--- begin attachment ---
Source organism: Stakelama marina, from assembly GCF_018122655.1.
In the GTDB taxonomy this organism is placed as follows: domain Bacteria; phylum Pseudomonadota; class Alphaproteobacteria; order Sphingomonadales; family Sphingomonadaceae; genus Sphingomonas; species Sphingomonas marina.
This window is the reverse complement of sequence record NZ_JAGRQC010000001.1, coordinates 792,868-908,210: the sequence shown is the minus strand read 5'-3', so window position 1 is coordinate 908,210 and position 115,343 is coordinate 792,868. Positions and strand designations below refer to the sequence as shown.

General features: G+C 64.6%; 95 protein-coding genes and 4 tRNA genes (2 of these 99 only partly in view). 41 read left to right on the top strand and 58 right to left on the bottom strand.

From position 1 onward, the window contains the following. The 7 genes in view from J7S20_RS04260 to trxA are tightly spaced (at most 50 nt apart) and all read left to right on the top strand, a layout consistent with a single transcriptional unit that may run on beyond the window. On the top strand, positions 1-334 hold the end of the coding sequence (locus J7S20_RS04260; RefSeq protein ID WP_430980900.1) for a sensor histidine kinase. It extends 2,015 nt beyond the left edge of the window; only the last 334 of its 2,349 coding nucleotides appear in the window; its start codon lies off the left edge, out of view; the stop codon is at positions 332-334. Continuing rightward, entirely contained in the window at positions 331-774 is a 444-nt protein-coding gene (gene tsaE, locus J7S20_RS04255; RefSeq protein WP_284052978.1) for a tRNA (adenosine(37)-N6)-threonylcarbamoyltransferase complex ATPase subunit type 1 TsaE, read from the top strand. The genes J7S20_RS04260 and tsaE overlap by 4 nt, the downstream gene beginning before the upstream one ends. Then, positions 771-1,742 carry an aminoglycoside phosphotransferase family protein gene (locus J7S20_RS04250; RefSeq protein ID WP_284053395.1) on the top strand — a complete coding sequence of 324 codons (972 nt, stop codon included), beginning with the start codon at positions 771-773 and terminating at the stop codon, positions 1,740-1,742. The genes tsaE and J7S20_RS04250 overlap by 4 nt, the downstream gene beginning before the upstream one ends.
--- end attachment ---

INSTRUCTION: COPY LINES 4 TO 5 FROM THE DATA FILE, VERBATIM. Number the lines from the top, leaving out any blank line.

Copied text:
General features: G+C 64.6%; 95 protein-coding genes and 4 tRNA genes (2 of these 99 only partly in view). 41 read left to right on the top strand and 58 right to left on the bottom strand.

From position 1 onward, the window contains the following. The 7 genes in view from J7S20_RS04260 to trxA are tightly spaced (at most 50 nt apart) and all read left to right on the top strand, a layout consistent with a single transcriptional unit that may run on beyond the window. On the top strand, positions 1-334 hold the end of the coding sequence (locus J7S20_RS04260; RefSeq protein ID WP_430980900.1) for a sensor histidine kinase. It extends 2,015 nt beyond the left edge of the window; only the last 334 of its 2,349 coding nucleotides appear in the window; its start codon lies off the left edge, out of view; the stop codon is at positions 332-334. Continuing rightward, entirely contained in the window at positions 331-774 is a 444-nt protein-coding gene (gene tsaE, locus J7S20_RS04255; RefSeq protein WP_284052978.1) for a tRNA (adenosine(37)-N6)-threonylcarbamoyltransferase complex ATPase subunit type 1 TsaE, read from the top strand. The genes J7S20_RS04260 and tsaE overlap by 4 nt, the downstream gene beginning before the upstream one ends. Then, positions 771-1,742 carry an aminoglycoside phosphotransferase family protein gene (locus J7S20_RS04250; RefSeq protein ID WP_284053395.1) on the top strand — a complete coding sequence of 324 codons (972 nt, stop codon included), beginning with the start codon at positions 771-773 and terminating at the stop codon, positions 1,740-1,742. The genes tsaE and J7S20_RS04250 overlap by 4 nt, the downstream gene beginning before the upstream one ends.